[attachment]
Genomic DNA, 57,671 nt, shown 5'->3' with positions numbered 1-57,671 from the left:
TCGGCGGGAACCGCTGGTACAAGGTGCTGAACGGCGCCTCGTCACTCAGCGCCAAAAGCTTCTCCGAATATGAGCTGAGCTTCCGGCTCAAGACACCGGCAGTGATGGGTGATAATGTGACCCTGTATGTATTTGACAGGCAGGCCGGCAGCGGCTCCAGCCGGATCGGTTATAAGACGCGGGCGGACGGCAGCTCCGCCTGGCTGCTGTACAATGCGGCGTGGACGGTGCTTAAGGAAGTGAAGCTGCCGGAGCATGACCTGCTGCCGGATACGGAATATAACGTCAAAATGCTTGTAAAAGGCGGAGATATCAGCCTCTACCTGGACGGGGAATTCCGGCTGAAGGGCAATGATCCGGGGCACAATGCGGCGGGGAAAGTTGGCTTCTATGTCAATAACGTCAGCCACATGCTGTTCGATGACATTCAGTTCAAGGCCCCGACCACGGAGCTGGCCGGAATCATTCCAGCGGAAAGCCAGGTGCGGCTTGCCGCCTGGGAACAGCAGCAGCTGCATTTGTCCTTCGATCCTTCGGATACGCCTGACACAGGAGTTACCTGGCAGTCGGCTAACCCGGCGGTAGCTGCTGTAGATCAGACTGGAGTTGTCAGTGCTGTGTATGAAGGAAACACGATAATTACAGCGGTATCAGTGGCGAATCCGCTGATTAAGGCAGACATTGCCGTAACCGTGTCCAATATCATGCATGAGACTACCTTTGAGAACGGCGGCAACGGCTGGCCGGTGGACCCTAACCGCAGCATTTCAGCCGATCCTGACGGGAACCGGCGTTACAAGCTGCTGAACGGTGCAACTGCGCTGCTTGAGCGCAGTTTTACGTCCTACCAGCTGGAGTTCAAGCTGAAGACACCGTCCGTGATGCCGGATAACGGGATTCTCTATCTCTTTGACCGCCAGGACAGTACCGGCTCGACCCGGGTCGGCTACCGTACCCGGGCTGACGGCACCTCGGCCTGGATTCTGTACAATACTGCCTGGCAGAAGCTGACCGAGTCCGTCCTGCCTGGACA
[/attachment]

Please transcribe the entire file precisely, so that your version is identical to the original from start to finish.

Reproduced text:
Genomic DNA, 57,671 nt, shown 5'->3' with positions numbered 1-57,671 from the left:
TCGGCGGGAACCGCTGGTACAAGGTGCTGAACGGCGCCTCGTCACTCAGCGCCAAAAGCTTCTCCGAATATGAGCTGAGCTTCCGGCTCAAGACACCGGCAGTGATGGGTGATAATGTGACCCTGTATGTATTTGACAGGCAGGCCGGCAGCGGCTCCAGCCGGATCGGTTATAAGACGCGGGCGGACGGCAGCTCCGCCTGGCTGCTGTACAATGCGGCGTGGACGGTGCTTAAGGAAGTGAAGCTGCCGGAGCATGACCTGCTGCCGGATACGGAATATAACGTCAAAATGCTTGTAAAAGGCGGAGATATCAGCCTCTACCTGGACGGGGAATTCCGGCTGAAGGGCAATGATCCGGGGCACAATGCGGCGGGGAAAGTTGGCTTCTATGTCAATAACGTCAGCCACATGCTGTTCGATGACATTCAGTTCAAGGCCCCGACCACGGAGCTGGCCGGAATCATTCCAGCGGAAAGCCAGGTGCGGCTTGCCGCCTGGGAACAGCAGCAGCTGCATTTGTCCTTCGATCCTTCGGATACGCCTGACACAGGAGTTACCTGGCAGTCGGCTAACCCGGCGGTAGCTGCTGTAGATCAGACTGGAGTTGTCAGTGCTGTGTATGAAGGAAACACGATAATTACAGCGGTATCAGTGGCGAATCCGCTGATTAAGGCAGACATTGCCGTAACCGTGTCCAATATCATGCATGAGACTACCTTTGAGAACGGCGGCAACGGCTGGCCGGTGGACCCTAACCGCAGCATTTCAGCCGATCCTGACGGGAACCGGCGTTACAAGCTGCTGAACGGTGCAACTGCGCTGCTTGAGCGCAGTTTTACGTCCTACCAGCTGGAGTTCAAGCTGAAGACACCGTCCGTGATGCCGGATAACGGGATTCTCTATCTCTTTGACCGCCAGGACAGTACCGGCTCGACCCGGGTCGGCTACCGTACCCGGGCTGACGGCACCTCGGCCTGGATTCTGTACAATACTGCCTGGCAGAAGCTGACCGAGTCCGTCCTGCCTGGACA